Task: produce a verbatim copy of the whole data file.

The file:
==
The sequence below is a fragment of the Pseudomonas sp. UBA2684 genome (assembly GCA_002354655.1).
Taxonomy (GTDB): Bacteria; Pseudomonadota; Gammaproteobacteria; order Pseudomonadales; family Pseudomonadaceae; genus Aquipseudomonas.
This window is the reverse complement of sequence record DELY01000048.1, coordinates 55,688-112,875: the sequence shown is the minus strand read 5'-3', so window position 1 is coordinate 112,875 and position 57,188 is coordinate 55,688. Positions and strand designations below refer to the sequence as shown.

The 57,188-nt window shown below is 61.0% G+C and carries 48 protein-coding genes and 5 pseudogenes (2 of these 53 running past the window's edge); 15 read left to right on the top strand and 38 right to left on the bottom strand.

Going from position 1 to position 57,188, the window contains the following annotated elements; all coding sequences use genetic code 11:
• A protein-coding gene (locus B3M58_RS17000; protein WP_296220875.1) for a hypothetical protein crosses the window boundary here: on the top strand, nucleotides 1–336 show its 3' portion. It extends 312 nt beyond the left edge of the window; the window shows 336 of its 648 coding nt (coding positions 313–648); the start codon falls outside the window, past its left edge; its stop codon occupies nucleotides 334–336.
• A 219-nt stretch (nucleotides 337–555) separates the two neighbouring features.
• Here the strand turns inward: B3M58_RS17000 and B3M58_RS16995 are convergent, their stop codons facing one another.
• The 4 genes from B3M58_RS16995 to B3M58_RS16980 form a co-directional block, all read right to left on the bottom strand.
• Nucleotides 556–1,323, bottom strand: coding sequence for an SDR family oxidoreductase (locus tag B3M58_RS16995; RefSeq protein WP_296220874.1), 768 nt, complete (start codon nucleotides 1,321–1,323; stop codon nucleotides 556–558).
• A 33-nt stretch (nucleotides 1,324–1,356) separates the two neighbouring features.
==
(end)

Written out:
The sequence below is a fragment of the Pseudomonas sp. UBA2684 genome (assembly GCA_002354655.1).
Taxonomy (GTDB): Bacteria; Pseudomonadota; Gammaproteobacteria; order Pseudomonadales; family Pseudomonadaceae; genus Aquipseudomonas.
This window is the reverse complement of sequence record DELY01000048.1, coordinates 55,688-112,875: the sequence shown is the minus strand read 5'-3', so window position 1 is coordinate 112,875 and position 57,188 is coordinate 55,688. Positions and strand designations below refer to the sequence as shown.

The 57,188-nt window shown below is 61.0% G+C and carries 48 protein-coding genes and 5 pseudogenes (2 of these 53 running past the window's edge); 15 read left to right on the top strand and 38 right to left on the bottom strand.

Going from position 1 to position 57,188, the window contains the following annotated elements; all coding sequences use genetic code 11:
• A protein-coding gene (locus B3M58_RS17000; protein WP_296220875.1) for a hypothetical protein crosses the window boundary here: on the top strand, nucleotides 1–336 show its 3' portion. It extends 312 nt beyond the left edge of the window; the window shows 336 of its 648 coding nt (coding positions 313–648); the start codon falls outside the window, past its left edge; its stop codon occupies nucleotides 334–336.
• A 219-nt stretch (nucleotides 337–555) separates the two neighbouring features.
• Here the strand turns inward: B3M58_RS17000 and B3M58_RS16995 are convergent, their stop codons facing one another.
• The 4 genes from B3M58_RS16995 to B3M58_RS16980 form a co-directional block, all read right to left on the bottom strand.
• Nucleotides 556–1,323, bottom strand: coding sequence for an SDR family oxidoreductase (locus tag B3M58_RS16995; RefSeq protein WP_296220874.1), 768 nt, complete (start codon nucleotides 1,321–1,323; stop codon nucleotides 556–558).
• A 33-nt stretch (nucleotides 1,324–1,356) separates the two neighbouring features.